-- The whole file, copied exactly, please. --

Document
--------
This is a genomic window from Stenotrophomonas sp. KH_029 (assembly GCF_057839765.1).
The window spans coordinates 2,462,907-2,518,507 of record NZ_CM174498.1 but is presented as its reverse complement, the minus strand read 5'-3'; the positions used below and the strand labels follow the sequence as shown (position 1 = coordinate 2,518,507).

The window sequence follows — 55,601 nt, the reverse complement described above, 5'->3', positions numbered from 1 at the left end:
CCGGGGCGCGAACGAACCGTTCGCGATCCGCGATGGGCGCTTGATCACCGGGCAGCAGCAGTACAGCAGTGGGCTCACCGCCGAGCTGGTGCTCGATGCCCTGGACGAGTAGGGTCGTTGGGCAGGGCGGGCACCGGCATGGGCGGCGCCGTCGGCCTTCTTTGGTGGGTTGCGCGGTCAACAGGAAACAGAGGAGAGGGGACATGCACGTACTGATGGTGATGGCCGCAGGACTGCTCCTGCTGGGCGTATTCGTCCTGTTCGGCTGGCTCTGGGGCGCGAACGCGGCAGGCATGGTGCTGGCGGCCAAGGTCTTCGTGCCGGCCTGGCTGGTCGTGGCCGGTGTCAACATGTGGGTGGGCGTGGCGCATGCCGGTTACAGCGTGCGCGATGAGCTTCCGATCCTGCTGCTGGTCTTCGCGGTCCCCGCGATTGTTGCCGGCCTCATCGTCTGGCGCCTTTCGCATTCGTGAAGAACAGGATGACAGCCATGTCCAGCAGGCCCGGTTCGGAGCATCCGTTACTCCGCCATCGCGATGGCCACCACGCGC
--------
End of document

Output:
This is a genomic window from Stenotrophomonas sp. KH_029 (assembly GCF_057839765.1).
The window spans coordinates 2,462,907-2,518,507 of record NZ_CM174498.1 but is presented as its reverse complement, the minus strand read 5'-3'; the positions used below and the strand labels follow the sequence as shown (position 1 = coordinate 2,518,507).

The window sequence follows — 55,601 nt, the reverse complement described above, 5'->3', positions numbered from 1 at the left end:
CCGGGGCGCGAACGAACCGTTCGCGATCCGCGATGGGCGCTTGATCACCGGGCAGCAGCAGTACAGCAGTGGGCTCACCGCCGAGCTGGTGCTCGATGCCCTGGACGAGTAGGGTCGTTGGGCAGGGCGGGCACCGGCATGGGCGGCGCCGTCGGCCTTCTTTGGTGGGTTGCGCGGTCAACAGGAAACAGAGGAGAGGGGACATGCACGTACTGATGGTGATGGCCGCAGGACTGCTCCTGCTGGGCGTATTCGTCCTGTTCGGCTGGCTCTGGGGCGCGAACGCGGCAGGCATGGTGCTGGCGGCCAAGGTCTTCGTGCCGGCCTGGCTGGTCGTGGCCGGTGTCAACATGTGGGTGGGCGTGGCGCATGCCGGTTACAGCGTGCGCGATGAGCTTCCGATCCTGCTGCTGGTCTTCGCGGTCCCCGCGATTGTTGCCGGCCTCATCGTCTGGCGCCTTTCGCATTCGTGAAGAACAGGATGACAGCCATGTCCAGCAGGCCCGGTTCGGAGCATCCGTTACTCCGCCATCGCGATGGCCACCACGCGC